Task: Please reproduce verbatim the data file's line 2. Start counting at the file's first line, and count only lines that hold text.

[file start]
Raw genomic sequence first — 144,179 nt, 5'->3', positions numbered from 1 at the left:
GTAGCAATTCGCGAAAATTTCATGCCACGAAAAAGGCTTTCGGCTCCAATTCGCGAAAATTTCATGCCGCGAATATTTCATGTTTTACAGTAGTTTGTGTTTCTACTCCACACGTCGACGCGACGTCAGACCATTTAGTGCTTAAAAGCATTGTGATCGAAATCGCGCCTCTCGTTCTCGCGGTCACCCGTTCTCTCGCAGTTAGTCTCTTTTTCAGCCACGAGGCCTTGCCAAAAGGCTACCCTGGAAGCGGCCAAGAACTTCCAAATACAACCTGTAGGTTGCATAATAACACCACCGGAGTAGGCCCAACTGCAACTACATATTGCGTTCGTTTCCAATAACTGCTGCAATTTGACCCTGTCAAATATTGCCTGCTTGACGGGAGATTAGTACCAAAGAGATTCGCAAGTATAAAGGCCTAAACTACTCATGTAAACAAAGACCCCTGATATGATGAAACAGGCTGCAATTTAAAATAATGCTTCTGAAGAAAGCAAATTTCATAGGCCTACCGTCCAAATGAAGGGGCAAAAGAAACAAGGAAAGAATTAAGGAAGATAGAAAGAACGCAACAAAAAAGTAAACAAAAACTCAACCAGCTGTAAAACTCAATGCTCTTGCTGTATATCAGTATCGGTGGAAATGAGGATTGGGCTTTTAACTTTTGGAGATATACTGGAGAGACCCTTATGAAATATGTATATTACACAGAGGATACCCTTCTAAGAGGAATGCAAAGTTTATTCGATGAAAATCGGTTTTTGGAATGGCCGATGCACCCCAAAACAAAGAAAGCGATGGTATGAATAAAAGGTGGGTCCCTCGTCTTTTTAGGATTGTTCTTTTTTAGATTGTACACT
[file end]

GTAGCAATTCGCGAAAATTTCATGCCACGAAAAAGGCTTTCGGCTCCAATTCGCGAAAATTTCATGCCGCGAATATTTCATGTTTTACAGTAGTTTGTGTTTCTACTCCACACGTCGACGCGACGTCAGACCATTTAGTGCTTAAAAGCATTGTGATCGAAATCGCGCCTCTCGTTCTCGCGGTCACCCGTTCTCTCGCAGTTAGTCTCTTTTTCAGCCACGAGGCCTTGCCAAAAGGCTACCCTGGAAGCGGCCAAGAACTTCCAAATACAACCTGTAGGTTGCATAATAACACCACCGGAGTAGGCCCAACTGCAACTACATATTGCGTTCGTTTCCAATAACTGCTGCAATTTGACCCTGTCAAATATTGCCTGCTTGACGGGAGATTAGTACCAAAGAGATTCGCAAGTATAAAGGCCTAAACTACTCATGTAAACAAAGACCCCTGATATGATGAAACAGGCTGCAATTTAAAATAATGCTTCTGAAGAAAGCAAATTTCATAGGCCTACCGTCCAAATGAAGGGGCAAAAGAAACAAGGAAAGAATTAAGGAAGATAGAAAGAACGCAACAAAAAAGTAAACAAAAACTCAACCAGCTGTAAAACTCAATGCTCTTGCTGTATATCAGTATCGGTGGAAATGAGGATTGGGCTTTTAACTTTTGGAGATATACTGGAGAGACCCTTATGAAATATGTATATTACACAGAGGATACCCTTCTAAGAGGAATGCAAAGTTTATTCGATGAAAATCGGTTTTTGGAATGGCCGATGCACCCCAAAACAAAGAAAGCGATGGTATGAATAAAAGGTGGGTCCCTCGTCTTTTTAGGATTGTTCTTTTTTAGATTGTACACT